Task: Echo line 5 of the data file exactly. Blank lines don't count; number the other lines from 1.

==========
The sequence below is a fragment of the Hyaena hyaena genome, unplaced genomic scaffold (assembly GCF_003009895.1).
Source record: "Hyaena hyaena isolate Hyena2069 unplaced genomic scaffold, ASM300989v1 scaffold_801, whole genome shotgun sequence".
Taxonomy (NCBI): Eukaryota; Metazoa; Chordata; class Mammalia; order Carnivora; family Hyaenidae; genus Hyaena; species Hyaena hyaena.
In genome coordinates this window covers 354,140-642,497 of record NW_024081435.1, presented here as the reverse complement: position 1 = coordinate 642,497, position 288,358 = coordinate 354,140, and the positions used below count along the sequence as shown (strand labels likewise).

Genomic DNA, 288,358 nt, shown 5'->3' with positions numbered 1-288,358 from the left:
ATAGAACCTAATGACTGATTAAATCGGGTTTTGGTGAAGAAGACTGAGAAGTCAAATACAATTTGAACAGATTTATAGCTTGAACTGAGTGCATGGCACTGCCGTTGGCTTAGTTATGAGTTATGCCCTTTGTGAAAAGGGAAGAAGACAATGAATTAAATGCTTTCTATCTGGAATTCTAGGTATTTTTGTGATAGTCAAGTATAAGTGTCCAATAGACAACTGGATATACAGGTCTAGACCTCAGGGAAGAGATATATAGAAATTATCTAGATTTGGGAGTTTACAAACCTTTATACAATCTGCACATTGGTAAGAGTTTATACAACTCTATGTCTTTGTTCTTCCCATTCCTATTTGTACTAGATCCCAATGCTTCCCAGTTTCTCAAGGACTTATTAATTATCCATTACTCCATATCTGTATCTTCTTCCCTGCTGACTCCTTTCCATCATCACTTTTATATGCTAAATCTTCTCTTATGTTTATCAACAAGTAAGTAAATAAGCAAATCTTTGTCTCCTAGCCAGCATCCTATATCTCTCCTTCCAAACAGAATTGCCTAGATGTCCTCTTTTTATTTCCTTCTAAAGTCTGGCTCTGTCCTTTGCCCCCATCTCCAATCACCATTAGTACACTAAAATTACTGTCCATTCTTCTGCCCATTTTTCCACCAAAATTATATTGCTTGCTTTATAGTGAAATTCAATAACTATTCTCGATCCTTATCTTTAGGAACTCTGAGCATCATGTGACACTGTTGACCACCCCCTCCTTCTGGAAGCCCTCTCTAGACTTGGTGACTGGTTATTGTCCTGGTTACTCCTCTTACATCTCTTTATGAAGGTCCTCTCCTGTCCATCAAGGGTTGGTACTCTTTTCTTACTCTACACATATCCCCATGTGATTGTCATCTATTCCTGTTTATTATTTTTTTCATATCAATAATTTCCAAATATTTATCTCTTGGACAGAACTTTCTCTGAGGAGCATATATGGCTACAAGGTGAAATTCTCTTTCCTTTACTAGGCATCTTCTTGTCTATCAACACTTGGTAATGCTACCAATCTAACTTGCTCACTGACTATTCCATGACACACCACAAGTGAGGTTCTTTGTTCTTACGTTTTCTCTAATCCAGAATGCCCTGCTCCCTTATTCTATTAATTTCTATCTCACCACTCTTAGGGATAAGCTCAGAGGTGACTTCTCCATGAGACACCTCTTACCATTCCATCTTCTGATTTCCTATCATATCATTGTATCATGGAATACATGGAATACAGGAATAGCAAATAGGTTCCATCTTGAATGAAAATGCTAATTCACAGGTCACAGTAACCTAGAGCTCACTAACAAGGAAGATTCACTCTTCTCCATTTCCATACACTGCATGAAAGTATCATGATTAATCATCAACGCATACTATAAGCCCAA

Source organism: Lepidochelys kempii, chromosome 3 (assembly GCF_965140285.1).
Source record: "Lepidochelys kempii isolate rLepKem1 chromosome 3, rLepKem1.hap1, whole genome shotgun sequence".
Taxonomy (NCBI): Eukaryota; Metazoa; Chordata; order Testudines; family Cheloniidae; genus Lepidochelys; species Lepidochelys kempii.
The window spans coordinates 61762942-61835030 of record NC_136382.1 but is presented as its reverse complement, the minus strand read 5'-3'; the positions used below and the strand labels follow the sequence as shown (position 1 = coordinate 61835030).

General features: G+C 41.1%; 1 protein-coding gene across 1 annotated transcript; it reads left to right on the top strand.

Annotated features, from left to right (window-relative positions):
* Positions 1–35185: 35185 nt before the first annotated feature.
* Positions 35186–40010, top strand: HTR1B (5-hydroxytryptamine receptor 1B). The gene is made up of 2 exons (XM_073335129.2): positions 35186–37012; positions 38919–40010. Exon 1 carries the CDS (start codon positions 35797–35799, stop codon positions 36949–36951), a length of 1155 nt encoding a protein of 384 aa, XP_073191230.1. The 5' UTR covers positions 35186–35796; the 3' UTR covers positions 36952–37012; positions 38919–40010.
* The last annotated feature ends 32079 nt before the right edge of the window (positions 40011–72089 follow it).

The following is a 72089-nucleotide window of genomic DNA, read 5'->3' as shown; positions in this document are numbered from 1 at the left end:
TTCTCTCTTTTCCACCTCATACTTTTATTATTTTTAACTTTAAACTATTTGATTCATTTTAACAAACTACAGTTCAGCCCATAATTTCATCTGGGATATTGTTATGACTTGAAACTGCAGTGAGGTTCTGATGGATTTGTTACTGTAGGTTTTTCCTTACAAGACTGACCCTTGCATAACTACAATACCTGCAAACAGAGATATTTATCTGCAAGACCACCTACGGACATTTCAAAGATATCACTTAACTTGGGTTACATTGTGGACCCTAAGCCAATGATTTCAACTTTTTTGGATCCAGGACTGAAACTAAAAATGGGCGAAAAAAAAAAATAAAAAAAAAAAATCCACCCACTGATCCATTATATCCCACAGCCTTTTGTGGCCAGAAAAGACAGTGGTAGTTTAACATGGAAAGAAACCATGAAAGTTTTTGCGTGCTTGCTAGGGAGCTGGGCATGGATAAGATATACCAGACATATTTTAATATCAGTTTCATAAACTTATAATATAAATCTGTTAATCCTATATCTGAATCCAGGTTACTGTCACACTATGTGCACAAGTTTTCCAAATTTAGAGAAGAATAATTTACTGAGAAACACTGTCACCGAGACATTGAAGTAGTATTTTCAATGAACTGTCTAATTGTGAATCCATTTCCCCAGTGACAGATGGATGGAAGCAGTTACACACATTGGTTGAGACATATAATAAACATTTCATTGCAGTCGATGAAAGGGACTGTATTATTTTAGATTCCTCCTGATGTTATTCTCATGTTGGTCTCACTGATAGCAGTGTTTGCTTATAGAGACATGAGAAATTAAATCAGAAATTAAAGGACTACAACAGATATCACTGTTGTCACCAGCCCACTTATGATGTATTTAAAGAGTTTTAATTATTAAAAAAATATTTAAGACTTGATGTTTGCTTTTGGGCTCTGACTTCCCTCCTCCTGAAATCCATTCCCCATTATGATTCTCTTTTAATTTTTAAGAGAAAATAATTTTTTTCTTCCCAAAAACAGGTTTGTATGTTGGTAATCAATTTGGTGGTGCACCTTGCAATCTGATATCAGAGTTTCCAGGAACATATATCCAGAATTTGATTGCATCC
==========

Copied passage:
Genomic DNA, 288,358 nt, shown 5'->3' with positions numbered 1-288,358 from the left: